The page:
Before the Party by Rodney Ackland based on the play by W Somerset Maugham
There is something about Tom Conti that audiences love.
Maybe it is that conspiratorial look he can suddenly shoot across the spotlight. Nobody else can strike up that sort of instant rapport.
It is hard to imagine him ever playing a character the audience is supposed to hate.
The character he does play in Rodney Ackland's play Before the Party at Windsor's Theatre Royal is actually an obnoxious old buffoon - snobbish, irritable and narrow minded. But from the moment Conti appeared on Wednesday's opening night - hair all over the place and demanding to know why everyone was shouting, the audience was clearly in love again.
Conti has also directed this revival of a 1949 play, adapted by Rodney Ackland from a Somerset Maugham story.
Ackland is now largely and unfairly forgotten. He wrote some brilliant plays.
But to be honest Before the Party is no 'forgotten classic'.
Its story of upper middle class snobbish Brits shaken by scandal in their midst comes across as a cliched revamp of numerous other Somerset Maugham staples. It is all here - a woman driven to extremes having her dark secret exposed, a neurotic mother, bitter and frustrated spinster sister - even an African background for one of the characters.
But playwright Ackland goes largely for laughs - played for all they are worth by a superb cast.
Conti of course is supreme, whether he is battling with a broken door handle, or sighing with exasperation at all the noise around him. He underplays throughout with that devilish twinkle forever breaking through.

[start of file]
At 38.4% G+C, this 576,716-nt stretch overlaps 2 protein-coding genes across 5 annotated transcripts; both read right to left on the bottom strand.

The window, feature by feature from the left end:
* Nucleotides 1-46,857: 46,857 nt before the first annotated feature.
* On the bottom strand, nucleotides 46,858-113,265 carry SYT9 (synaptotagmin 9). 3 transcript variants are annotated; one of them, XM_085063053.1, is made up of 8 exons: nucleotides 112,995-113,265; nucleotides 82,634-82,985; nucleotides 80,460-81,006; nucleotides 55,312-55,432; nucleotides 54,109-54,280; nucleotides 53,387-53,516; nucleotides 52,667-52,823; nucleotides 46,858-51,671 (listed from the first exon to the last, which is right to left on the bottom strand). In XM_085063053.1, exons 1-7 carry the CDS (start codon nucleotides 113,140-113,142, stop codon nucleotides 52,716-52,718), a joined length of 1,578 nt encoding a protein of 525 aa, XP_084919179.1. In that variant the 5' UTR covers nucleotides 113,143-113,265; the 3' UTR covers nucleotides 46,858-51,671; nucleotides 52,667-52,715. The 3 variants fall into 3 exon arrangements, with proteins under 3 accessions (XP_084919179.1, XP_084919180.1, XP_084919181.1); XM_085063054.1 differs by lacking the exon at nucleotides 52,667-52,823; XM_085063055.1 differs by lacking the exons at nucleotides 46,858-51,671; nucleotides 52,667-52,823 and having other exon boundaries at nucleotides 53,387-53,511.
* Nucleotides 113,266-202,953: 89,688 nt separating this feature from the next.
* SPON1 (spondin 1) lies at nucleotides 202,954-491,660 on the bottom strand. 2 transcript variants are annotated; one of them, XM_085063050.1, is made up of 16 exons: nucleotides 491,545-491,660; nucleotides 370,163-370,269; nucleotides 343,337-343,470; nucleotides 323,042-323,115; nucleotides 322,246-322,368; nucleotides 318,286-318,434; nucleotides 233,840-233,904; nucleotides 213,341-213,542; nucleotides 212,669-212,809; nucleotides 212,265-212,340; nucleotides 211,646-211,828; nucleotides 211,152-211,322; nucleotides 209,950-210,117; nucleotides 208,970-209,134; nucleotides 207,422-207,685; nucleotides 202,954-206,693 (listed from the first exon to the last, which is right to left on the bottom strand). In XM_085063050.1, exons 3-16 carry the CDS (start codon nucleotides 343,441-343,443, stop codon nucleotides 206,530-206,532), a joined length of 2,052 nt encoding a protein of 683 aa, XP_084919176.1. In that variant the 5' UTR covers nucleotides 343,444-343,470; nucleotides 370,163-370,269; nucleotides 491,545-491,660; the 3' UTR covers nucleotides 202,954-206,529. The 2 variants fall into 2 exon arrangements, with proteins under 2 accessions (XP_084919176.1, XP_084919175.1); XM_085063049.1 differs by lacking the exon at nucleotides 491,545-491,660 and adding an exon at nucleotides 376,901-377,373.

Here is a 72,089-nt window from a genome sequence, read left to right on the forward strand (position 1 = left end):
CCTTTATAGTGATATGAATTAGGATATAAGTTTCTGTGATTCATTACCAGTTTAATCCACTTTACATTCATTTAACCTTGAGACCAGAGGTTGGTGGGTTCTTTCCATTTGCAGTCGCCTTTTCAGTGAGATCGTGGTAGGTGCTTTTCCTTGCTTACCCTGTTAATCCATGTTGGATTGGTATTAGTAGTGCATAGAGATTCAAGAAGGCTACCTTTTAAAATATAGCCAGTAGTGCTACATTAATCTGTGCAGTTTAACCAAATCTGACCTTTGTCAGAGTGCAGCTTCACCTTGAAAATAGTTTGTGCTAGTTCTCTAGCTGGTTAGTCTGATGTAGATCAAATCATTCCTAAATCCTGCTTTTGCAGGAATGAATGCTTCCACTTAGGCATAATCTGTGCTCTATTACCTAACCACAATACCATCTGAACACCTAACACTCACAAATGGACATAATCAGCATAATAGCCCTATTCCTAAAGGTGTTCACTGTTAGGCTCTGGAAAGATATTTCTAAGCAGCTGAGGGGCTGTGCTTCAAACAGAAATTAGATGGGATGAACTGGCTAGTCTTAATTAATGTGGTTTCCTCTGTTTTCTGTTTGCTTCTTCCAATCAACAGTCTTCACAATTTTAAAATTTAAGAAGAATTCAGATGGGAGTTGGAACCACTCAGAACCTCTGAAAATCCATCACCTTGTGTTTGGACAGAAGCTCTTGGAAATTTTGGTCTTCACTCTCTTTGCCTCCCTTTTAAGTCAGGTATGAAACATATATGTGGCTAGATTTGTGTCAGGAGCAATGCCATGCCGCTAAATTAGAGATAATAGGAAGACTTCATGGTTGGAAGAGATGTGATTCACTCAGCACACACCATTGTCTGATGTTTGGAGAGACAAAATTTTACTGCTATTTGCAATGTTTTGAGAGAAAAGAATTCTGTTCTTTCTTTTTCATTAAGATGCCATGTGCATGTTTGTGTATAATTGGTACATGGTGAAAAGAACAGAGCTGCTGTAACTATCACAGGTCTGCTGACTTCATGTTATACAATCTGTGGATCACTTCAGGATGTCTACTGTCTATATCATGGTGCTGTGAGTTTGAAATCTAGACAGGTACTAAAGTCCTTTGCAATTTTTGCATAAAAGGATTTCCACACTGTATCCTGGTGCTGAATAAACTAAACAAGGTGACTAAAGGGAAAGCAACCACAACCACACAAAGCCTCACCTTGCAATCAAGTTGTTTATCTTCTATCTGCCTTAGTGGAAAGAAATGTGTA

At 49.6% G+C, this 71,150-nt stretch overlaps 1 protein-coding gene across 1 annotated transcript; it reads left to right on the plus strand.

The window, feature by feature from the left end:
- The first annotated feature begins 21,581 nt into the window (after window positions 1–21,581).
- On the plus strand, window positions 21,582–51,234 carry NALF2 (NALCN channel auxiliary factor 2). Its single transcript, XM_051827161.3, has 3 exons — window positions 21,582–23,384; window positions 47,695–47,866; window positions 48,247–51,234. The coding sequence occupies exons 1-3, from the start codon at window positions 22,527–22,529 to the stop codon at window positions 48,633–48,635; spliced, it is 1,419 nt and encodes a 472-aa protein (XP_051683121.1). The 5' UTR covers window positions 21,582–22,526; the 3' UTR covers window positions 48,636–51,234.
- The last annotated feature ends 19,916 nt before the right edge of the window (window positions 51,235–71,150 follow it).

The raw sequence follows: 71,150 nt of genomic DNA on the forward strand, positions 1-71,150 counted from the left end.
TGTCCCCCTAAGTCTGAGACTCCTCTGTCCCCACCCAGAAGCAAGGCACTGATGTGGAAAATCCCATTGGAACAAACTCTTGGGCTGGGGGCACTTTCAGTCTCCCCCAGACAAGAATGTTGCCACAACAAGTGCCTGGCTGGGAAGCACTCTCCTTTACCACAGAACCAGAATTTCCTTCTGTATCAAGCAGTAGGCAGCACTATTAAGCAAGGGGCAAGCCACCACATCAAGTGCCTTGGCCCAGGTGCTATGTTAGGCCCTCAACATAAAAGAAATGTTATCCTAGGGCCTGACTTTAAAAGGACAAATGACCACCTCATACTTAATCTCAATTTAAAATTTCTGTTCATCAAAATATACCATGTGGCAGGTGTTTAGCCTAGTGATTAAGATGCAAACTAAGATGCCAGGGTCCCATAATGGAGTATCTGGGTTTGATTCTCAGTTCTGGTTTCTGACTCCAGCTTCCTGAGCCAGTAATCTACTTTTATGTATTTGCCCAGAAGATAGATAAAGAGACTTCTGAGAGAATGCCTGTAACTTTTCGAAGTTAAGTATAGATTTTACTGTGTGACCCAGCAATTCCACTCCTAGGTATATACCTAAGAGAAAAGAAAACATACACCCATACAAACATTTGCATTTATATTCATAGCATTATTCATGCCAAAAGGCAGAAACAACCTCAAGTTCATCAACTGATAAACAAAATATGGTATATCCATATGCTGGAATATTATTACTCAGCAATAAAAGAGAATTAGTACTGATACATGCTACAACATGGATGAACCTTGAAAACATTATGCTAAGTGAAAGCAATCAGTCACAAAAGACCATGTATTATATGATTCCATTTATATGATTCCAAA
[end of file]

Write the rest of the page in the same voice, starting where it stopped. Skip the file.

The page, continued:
Gwen Taylor - one of Britain's finest actresses - has the impossible task of making the annoying, self-obsessed weeping mother funny rather than irritating. Even she is occasionally defeated in this endeavour. But with the help of a gloriously ridiculous hat and a hilariously messy state of undress later on she wins through and ultimately brings the house down.
Carol Starks is truly delightful as Laura - the wayward daughter of the family. The 1940s fashion in nightwear and underwear suits her gloriously. Her rows with her uptight sister are also great fun - with Elizabeth Payne having a field day as the angry, disruptive sibling.
Unfortunately the play lets everyone down a bit though. One suspects that the 1940s theatrical tradition of two and a half hour plays led Rodney Ackland to overextend himself. Repetition starts to creep in with one row seeming very like another.
The day is ultimately saved by a smart ending that leaves the audience satisfied. The finale actually belongs almost entirely to the one child character in the play - a nice study in mixed up pre-adolescence by Eleanor Thorn.
Director Tom has allowed a couple of swear words to slip into the proceedings that would definitely not have seen the light of day in 1949. Otherwise there is nothing to frighten the horses here - but a fair amount of fun to be had.

Francis Batt